As the self declared Street Food Guy, and of course a regular visitor to the Philippines i’m not averse to getting myself down and dirty with the street food scene, and have tried all manner of guts, intestines, the obligatory balut, birds nest soup, and even tamilok, a food so god damned awful they decided to make it a “challenge” to eat it, but this is nothing compared to pagpag.
Pagpag in Tagalog literally means “to brush of the dirt”, and when used in the context of food, it means leftover food, but not your homebred leftover food, leftover food that is rummaged from bins. If you’re not salivating yet, be patient.
The salvaged food tends to come from one of the numerous fast-food joints, such as Jolibee, or McDonalds, is then taken back to one of the slum areas, such as smoky mountain, before it is then fried up, and sold for a pittance to people equally poor and hungry.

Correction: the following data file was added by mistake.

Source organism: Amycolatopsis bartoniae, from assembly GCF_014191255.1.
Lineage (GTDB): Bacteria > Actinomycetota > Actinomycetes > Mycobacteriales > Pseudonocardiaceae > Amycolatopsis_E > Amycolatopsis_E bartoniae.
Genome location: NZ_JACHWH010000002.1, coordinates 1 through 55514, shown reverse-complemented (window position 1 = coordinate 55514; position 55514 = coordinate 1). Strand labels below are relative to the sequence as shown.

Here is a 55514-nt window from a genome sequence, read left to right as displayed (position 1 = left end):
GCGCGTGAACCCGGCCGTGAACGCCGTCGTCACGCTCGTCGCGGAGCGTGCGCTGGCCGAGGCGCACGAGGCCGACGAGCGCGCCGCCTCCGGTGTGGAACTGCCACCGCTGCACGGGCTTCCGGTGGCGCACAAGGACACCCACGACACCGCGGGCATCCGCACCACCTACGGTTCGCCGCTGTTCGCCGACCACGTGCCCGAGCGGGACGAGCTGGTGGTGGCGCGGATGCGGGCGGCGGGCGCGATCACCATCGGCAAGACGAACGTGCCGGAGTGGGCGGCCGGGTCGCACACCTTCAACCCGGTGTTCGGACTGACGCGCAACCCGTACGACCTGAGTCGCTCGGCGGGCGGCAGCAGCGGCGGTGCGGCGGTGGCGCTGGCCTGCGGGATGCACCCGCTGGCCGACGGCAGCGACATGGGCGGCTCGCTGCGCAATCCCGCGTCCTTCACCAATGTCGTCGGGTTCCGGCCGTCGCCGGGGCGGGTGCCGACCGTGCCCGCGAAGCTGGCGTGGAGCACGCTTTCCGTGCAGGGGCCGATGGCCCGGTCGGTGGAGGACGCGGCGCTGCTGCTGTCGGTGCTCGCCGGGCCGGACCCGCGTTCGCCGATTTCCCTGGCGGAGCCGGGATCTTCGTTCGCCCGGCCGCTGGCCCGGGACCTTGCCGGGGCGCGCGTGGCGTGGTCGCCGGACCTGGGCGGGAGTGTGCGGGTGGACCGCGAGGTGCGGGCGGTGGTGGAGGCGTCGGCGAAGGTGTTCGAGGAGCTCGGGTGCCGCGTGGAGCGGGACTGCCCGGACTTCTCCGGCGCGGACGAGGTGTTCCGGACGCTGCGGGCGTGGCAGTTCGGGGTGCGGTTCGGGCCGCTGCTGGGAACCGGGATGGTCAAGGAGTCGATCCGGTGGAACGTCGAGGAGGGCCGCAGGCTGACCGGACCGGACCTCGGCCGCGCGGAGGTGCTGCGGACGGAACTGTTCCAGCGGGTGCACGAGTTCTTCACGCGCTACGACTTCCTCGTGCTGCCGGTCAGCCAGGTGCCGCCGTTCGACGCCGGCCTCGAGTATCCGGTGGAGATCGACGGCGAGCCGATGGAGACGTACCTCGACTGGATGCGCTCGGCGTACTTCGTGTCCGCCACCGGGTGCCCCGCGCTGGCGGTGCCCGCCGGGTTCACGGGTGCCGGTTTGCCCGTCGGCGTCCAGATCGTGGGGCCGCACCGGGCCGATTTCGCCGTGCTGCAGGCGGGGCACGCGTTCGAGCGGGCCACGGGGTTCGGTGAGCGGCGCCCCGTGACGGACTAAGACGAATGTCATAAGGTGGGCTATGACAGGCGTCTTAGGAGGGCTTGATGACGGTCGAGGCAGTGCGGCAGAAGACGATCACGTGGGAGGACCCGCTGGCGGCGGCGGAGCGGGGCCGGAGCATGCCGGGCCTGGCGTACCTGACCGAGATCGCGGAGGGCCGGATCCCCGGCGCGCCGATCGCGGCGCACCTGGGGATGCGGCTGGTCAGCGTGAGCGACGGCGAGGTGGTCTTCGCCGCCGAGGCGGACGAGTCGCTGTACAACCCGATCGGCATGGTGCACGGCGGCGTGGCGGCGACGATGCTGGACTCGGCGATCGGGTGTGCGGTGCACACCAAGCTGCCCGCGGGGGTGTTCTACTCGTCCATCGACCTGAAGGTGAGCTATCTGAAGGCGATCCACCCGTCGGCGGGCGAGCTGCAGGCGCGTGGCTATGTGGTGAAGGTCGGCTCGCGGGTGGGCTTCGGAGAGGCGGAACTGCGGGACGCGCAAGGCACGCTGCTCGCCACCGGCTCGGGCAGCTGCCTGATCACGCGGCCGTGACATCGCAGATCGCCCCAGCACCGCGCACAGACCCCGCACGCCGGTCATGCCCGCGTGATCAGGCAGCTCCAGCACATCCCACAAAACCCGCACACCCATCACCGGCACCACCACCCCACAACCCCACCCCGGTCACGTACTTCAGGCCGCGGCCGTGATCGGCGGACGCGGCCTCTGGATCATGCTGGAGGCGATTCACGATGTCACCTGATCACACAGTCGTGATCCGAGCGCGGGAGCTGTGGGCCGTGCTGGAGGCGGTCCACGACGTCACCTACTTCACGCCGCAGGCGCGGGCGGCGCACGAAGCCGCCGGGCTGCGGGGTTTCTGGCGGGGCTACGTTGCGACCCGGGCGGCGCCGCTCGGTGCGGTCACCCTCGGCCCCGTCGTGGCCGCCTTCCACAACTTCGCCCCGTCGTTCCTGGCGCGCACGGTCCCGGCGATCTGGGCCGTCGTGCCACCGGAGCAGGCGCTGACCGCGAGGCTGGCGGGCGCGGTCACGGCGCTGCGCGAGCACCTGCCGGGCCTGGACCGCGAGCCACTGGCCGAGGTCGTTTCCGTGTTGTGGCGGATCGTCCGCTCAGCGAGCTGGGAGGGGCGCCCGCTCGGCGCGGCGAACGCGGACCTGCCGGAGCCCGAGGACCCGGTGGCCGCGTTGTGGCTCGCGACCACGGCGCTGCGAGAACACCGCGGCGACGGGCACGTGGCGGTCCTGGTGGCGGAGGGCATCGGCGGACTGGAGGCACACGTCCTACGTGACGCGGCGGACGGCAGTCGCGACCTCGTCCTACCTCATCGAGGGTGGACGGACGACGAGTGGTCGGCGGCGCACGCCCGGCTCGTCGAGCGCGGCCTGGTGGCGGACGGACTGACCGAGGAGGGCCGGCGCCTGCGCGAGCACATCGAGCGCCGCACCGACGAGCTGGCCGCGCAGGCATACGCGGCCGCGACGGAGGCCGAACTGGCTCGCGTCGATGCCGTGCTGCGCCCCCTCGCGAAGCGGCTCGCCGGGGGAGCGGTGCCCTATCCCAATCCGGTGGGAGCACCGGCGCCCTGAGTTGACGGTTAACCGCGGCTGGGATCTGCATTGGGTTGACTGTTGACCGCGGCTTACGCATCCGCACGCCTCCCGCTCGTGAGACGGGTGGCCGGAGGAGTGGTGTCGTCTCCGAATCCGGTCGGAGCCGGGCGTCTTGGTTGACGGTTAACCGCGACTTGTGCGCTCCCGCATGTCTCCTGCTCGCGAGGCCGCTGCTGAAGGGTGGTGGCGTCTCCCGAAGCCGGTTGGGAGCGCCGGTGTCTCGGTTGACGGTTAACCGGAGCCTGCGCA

Unsupridingly there are a huge number of health concerns associated with eating pagpag, from typhoid to cholera, and in general it is discouraged, although sadly whilst it is discouraged, a 2015 report stated that pagpag had actually helped decrease malnutrition in some of the most deprived areas of the country. In the airtight choice between pagpag and malnutrition, pagpag comes out an easy winner.
There main plan to reduce the proliferation was a broad stated idea to “reduce poverty”. Obviously fairly obvious, and a great idea, but its the reducing poverty part that is literally the hard bit!
Yet away from the slums you will not really see pagpag, and it is unlikely as a foreigner visiting the country you are likely to come across it, but its worth noting whenever you are enjoying yourself in any country that suffers from poverty how the other half actually live!
A small update on this blog. In November I’m going to actively set out to find a Pagpag restaurant. In the meantime is there anyone out there that has tried this and would be willing to comment?